Michael Imperioli Went To Some ‘Horrific’ Places For His White Lotus Performance

The “White Lotus” star is a particularly big fan of scenes with no dialogue, ones that require the articulation of emotion solely through the subtleties of facial expression and movement. “I’m very grateful [that] there are moments when you’re dealing with just raw expression of emotion rather than verbally telling the story or verbally expressing how you’re feeling, I mean, which can also be very moving and effective,” he explained on NPR’s Fresh Air. “But when there’s no words, you really have to rely on connecting to the emotion as real as you can.”

When it comes to accessing real emotions for the sake of a performance, nothing is off limits for Imperioli. However, it doesn’t require a one-to-one relationship: he didn’t necessarily imagine killing people during his murderous “Sopranos” scenes, but he might have imagined something that would send him into a violent rage that mirrored Christopher’s emotions.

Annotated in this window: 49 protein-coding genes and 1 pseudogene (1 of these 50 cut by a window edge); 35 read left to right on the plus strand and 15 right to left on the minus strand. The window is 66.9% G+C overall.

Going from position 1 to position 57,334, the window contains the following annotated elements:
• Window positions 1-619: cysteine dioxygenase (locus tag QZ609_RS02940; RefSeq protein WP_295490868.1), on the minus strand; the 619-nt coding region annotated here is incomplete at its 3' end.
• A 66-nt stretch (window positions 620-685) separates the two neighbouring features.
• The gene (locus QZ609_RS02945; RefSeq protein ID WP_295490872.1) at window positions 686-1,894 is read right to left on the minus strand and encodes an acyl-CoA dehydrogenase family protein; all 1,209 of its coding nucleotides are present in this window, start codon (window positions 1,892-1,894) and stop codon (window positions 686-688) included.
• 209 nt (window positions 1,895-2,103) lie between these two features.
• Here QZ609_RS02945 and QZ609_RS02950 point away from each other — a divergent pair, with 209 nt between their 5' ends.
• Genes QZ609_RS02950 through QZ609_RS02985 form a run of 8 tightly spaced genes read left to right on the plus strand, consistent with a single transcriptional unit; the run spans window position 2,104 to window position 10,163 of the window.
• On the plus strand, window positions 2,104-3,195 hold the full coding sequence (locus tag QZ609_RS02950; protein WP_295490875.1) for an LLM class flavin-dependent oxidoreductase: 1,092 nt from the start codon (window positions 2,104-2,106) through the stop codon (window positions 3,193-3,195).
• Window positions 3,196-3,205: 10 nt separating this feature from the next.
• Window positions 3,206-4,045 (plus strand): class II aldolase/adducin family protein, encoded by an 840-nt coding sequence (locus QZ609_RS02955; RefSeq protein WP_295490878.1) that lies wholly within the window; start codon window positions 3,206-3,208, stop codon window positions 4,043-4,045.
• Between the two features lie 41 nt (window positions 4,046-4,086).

“You can use anything,” he continued. “I always say nothing is sacred to me in my imagination. If I have to use something really horrific or really inappropriate or something that I would never share with anyone, tell them this is what I’m thinking about — but if it’s going to create the right thing, the right emotion for that scene, I’ll use it, and then I’ll just put it away. You know, once I use it, it’s done. I don’t even think about it ever again.”

It’s rare that actors are able to dip in and out of a character’s mental state the way that Imperioli is, particularly when playing characters as dark as Christopher and Dominic. Many notable actors like Daniel Day-Lewis and Jeremy Strong take a Method approach and remain in character for the duration of shooting, even when the cameras aren’t rolling. So how does Imperioli manage to flip the switch?

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